Decades of research on the rise of global politics have addressed the importance of international organizations and regimes, and the diminishing role of the nation state. However, categories of “territory, law, economy, security, autonomy and membership” (Sassen 2008) are still very much attached to the nation state while international law and organizations play an important, though often complementary, role in global politics. At the same time, global migration and global terrorism have become two of the most salient difficulties in contemporary world affairs, and every nation-state must find ways to respond to the challenge they pose. Consequently, national security has re-emerged at the top of the political agenda in many states world-wide. China is no exception to this, and neither are other countries in the East Asian region. In fact, China has started to debate and work on specific measures and policies to confront these challenges domestically, regionally and internationally.
Strictly speaking, there is no direct link between migration and terrorism, although this link is often politically constructed by governments in order to serve set purposes. But although migration per se does not lead to terrorism, and restricting migration certainly does not eradicate terrorism, recent terrorist activities across the world, including those conducted by refugees in Europe, have triggered debates in many countries on the adjustment of migration policies to contain terrorism. China follows these debates closely. Our research group will not only trace Chinese official and academic discourses on the links between migration, religious extremism and terrorism, but also corresponding discourses in the broader East Asian region, including Japan, South Korea, Taiwan and Hong Kong.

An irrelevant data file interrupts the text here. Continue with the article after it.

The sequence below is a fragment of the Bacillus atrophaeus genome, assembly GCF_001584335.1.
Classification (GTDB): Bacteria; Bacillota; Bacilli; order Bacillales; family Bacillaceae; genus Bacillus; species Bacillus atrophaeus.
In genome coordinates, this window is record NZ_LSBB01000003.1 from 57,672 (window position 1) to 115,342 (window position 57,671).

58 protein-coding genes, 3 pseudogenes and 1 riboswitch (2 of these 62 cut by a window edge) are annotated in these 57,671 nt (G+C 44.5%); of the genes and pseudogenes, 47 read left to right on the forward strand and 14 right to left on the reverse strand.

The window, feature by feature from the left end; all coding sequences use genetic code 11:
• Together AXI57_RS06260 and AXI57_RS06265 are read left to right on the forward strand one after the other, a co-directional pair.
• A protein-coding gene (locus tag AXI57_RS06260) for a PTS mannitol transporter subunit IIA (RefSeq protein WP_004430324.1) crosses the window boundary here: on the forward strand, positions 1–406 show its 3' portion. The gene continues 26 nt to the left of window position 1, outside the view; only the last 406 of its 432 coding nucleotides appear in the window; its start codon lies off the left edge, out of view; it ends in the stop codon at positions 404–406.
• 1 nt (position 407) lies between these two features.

Research Questions and Methodology
Overall, we will focus this project on the following research questions:
Initially, we are planning to hold two workshops which are structured around the two main research areas: global migration and global terrorism. We will then hold a joint conference in order to address the discourses that link these issues. The first workshop entitled “Migration Regimes in China and East Asia from the Perspective of Sovereignty and International Law” will compare China’s immigration policy regime with those of other East Asian states and entities (Japan, South Korea, Taiwan and Hong Kong). This workshop will be held in Berlin in October 2017. The second workshop addressing “China’s Approaches to Counterterrorism: global, regional, and local dimensions” will be held in February 2018, bringing together specialists on international law, migration and counterterrorism, experts on border management and border security, and scholars specializing in foreign and security policy in East Asia.
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 The ASEAN member states and China cooperate closely on border security issues, such as joint efforts to standardize border administration and coordinate border control, as by the Mekong River patrol that is staffed by China, Laos, Myanmar and Thailand.